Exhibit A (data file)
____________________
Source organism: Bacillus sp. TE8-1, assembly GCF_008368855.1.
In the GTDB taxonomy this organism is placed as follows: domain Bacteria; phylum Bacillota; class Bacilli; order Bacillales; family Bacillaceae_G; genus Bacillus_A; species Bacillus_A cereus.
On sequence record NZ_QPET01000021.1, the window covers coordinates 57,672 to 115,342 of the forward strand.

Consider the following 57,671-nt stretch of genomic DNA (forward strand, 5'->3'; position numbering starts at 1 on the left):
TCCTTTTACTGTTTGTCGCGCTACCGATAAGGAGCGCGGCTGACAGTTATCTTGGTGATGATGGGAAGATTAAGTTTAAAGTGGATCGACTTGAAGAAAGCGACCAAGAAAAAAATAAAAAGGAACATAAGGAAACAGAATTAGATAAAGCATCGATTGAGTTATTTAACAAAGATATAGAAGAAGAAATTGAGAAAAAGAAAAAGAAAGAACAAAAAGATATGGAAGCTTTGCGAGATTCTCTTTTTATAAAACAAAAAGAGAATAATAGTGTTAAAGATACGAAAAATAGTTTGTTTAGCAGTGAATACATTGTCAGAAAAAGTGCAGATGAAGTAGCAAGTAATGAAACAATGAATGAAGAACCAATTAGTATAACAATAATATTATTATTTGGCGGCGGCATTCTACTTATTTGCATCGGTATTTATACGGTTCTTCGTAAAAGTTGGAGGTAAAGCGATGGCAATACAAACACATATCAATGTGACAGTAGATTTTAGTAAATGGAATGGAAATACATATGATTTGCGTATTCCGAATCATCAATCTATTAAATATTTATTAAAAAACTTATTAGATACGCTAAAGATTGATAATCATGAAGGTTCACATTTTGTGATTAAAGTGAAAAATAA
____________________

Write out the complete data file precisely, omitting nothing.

Source organism: Bacillus sp. TE8-1, assembly GCF_008368855.1.
In the GTDB taxonomy this organism is placed as follows: domain Bacteria; phylum Bacillota; class Bacilli; order Bacillales; family Bacillaceae_G; genus Bacillus_A; species Bacillus_A cereus.
On sequence record NZ_QPET01000021.1, the window covers coordinates 57,672 to 115,342 of the forward strand.

Consider the following 57,671-nt stretch of genomic DNA (forward strand, 5'->3'; position numbering starts at 1 on the left):
TCCTTTTACTGTTTGTCGCGCTACCGATAAGGAGCGCGGCTGACAGTTATCTTGGTGATGATGGGAAGATTAAGTTTAAAGTGGATCGACTTGAAGAAAGCGACCAAGAAAAAAATAAAAAGGAACATAAGGAAACAGAATTAGATAAAGCATCGATTGAGTTATTTAACAAAGATATAGAAGAAGAAATTGAGAAAAAGAAAAAGAAAGAACAAAAAGATATGGAAGCTTTGCGAGATTCTCTTTTTATAAAACAAAAAGAGAATAATAGTGTTAAAGATACGAAAAATAGTTTGTTTAGCAGTGAATACATTGTCAGAAAAAGTGCAGATGAAGTAGCAAGTAATGAAACAATGAATGAAGAACCAATTAGTATAACAATAATATTATTATTTGGCGGCGGCATTCTACTTATTTGCATCGGTATTTATACGGTTCTTCGTAAAAGTTGGAGGTAAAGCGATGGCAATACAAACACATATCAATGTGACAGTAGATTTTAGTAAATGGAATGGAAATACATATGATTTGCGTATTCCGAATCATCAATCTATTAAATATTTATTAAAAAACTTATTAGATACGCTAAAGATTGATAATCATGAAGGTTCACATTTTGTGATTAAAGTGAAAAATAA